Copy Uber's model to tackle next big challenges in procurement says CIPS economist

Paul Snell is managing editor at Supply Management
2 October 2014

The next big challenge for procurement and supply professionals over the next 12 months will be to adopt the business model of taxi sharing app Uber, says CIPS economist John Glen.

It may come as a surprise, but according to CIPS economist John Glen, speaking at the CIPS Annual Conference in London this morning, Uber is not actually in the business of taxis.

"Uber is in the business of looking out into the world where there is excess capacity and resources that are not being fully utilised and matching the resource with customers who want to use it," Glen told delegates.

"The key thing is you can take the Uber model and put it in so many different models. They are already talking about doing it with hotels, it would be quite easy."

"How do you look at capacity that exists within your own business that is not being currently fully utilised, that you could rent out to someone else or use in imaginative ways?"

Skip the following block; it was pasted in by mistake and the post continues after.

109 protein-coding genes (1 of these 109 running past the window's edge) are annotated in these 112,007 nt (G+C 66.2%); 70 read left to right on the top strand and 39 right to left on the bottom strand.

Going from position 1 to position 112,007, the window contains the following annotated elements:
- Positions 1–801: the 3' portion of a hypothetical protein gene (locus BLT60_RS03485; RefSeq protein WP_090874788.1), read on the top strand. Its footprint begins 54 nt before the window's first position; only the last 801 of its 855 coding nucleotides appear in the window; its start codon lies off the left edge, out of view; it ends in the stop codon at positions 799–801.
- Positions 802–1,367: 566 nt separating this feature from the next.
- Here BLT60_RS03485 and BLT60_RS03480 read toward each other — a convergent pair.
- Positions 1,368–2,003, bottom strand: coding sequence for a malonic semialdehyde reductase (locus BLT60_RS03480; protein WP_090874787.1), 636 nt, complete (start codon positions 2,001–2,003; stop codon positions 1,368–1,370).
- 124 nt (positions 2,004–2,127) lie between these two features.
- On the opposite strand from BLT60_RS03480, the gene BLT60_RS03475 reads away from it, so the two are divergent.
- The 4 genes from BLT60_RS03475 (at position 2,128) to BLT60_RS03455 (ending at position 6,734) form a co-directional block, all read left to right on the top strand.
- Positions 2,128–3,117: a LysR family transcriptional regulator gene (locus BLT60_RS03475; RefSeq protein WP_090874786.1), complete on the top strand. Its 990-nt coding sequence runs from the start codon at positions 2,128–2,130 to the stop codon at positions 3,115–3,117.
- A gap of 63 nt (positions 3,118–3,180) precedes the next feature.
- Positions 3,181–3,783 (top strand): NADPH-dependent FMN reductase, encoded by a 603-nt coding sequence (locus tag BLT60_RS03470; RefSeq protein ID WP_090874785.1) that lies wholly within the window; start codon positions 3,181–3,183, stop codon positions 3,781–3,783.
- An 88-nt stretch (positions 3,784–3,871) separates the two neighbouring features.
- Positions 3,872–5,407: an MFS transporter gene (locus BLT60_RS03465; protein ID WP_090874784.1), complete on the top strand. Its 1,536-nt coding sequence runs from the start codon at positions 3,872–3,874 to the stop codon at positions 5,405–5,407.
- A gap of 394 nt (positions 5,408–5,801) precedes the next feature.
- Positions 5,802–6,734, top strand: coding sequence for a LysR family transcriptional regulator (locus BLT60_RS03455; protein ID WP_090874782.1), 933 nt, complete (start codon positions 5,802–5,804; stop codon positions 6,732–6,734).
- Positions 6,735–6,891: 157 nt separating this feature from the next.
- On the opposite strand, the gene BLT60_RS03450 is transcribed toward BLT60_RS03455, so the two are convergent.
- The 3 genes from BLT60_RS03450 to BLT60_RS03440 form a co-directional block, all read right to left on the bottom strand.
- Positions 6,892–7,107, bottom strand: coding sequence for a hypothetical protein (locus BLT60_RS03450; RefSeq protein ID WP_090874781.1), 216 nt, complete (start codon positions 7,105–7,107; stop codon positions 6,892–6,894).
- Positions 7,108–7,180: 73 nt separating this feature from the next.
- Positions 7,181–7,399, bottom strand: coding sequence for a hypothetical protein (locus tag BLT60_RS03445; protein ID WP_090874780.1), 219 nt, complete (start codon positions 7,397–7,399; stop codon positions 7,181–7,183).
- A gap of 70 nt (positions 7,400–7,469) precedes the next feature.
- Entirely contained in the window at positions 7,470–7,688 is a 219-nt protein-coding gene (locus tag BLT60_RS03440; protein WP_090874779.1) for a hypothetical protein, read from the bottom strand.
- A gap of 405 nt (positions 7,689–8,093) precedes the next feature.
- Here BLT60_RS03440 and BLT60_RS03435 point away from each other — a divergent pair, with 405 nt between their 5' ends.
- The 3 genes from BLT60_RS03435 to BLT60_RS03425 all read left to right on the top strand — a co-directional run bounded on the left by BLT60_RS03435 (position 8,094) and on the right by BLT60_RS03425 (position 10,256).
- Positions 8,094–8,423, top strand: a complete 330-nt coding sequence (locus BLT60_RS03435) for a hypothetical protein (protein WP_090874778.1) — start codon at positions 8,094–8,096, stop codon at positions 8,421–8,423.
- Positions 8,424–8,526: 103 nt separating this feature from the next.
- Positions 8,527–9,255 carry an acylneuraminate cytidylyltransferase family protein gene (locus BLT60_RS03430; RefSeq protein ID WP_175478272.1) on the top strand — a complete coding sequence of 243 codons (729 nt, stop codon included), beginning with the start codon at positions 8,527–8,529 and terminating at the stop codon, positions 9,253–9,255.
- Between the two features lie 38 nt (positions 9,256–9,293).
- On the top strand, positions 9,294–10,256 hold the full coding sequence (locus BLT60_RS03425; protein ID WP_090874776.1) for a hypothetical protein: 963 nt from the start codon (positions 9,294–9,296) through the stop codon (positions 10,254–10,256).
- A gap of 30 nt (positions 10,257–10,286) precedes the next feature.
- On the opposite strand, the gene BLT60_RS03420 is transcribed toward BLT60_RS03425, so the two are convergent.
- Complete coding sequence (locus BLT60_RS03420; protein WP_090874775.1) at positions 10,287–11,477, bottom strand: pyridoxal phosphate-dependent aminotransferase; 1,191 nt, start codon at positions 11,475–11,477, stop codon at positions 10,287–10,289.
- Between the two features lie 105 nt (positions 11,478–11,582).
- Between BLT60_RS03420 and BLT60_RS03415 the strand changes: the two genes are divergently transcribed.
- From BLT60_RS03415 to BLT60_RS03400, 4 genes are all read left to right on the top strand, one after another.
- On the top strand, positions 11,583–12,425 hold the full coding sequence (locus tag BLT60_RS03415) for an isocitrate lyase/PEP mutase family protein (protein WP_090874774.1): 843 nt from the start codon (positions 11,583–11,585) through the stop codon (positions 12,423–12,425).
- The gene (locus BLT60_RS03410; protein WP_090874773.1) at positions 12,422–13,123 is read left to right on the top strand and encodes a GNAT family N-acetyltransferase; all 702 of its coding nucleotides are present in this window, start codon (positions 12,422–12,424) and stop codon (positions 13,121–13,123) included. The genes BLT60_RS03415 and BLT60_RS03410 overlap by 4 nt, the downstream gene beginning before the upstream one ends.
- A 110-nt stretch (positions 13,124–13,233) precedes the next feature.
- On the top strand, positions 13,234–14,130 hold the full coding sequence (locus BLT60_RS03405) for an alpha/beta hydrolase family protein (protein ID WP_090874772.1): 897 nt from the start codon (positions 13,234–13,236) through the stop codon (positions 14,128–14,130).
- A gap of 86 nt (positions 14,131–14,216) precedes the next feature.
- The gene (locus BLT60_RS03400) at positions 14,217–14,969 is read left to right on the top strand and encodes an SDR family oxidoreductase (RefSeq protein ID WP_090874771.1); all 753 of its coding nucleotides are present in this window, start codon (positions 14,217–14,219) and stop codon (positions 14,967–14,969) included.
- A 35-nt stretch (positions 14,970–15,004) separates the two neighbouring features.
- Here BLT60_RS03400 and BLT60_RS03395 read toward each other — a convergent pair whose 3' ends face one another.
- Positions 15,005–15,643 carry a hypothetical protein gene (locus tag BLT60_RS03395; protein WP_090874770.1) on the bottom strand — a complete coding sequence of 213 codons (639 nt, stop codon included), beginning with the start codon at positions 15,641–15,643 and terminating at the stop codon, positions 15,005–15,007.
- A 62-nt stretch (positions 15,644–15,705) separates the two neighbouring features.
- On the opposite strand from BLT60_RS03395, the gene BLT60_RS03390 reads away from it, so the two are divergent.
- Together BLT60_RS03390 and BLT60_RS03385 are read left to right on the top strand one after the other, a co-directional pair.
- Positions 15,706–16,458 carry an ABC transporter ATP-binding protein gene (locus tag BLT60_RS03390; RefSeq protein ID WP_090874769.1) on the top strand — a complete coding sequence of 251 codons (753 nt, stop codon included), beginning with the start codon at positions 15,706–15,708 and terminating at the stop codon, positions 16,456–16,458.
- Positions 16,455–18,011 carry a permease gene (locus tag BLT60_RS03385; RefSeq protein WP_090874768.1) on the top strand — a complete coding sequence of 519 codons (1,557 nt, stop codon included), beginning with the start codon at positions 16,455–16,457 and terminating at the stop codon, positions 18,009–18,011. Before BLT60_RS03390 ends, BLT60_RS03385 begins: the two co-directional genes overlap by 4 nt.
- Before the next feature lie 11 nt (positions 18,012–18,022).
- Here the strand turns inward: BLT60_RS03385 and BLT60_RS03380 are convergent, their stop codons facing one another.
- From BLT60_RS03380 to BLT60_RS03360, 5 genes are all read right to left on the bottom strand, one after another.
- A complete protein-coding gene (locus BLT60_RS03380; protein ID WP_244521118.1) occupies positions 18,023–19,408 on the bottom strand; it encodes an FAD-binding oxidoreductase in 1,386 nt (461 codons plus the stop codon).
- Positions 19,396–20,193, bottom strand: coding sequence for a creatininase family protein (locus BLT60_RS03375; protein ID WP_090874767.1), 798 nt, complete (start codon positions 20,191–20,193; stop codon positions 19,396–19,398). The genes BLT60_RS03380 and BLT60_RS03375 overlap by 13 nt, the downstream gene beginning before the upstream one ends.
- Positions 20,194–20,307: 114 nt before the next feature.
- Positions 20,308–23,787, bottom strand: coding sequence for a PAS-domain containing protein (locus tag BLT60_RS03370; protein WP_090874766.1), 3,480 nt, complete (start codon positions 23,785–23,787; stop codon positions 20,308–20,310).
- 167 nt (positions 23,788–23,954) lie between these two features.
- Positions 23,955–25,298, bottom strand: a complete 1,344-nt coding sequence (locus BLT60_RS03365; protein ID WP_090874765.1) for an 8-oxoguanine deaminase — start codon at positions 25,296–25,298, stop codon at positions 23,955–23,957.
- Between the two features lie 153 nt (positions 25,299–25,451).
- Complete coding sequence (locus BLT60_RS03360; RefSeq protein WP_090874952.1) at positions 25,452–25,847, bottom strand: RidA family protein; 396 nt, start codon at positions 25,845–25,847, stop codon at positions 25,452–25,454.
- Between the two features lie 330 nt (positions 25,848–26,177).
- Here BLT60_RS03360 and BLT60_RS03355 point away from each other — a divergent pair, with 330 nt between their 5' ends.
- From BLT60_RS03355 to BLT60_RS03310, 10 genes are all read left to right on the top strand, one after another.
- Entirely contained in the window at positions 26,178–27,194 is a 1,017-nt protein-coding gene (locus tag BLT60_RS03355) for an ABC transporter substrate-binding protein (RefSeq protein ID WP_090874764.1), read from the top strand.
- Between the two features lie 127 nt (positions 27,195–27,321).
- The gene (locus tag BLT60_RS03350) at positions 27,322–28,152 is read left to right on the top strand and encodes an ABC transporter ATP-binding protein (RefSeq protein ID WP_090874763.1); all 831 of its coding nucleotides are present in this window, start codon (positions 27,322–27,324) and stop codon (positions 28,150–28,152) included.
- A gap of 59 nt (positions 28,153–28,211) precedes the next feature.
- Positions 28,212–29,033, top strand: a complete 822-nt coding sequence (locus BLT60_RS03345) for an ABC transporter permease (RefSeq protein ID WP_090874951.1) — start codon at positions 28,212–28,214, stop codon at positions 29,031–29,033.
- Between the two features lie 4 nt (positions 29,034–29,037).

"We now have to start to be very clever about how we form alliances with our supply chain, how we understand what it is our customer wants, how we use technologies that are out there cleverly with assets and customers in different geographies, and that is going to be our world in the next 12 months and beyond."

In his address on the state of the global economy, Glen also warned that purchasers in the UK would face cost pressure from rising wages over the next 12 to 18 months.

"If you are in the construction industry you already know that is happening to you. The labour market will get tighter. We have increased participation. Now we need to think about how we upskill and develop our people to improve productivity," he added.

Glen, who is a professor at Cranfield School of Management, also said the "investment boost" that has supported economic growth as businesses restocked their inventories following the financial crisis could continue. And this would push GDP growth above expectations.

"Speaking to one or two people before I came in here this morning, people are still saying 'when I go into my supply chain while the demand is very robust I still have problems securing inputs in my supply chain'. So that investment boost may go on a bit longer. If that is the case, that growth figure will be slightly higher," he said.

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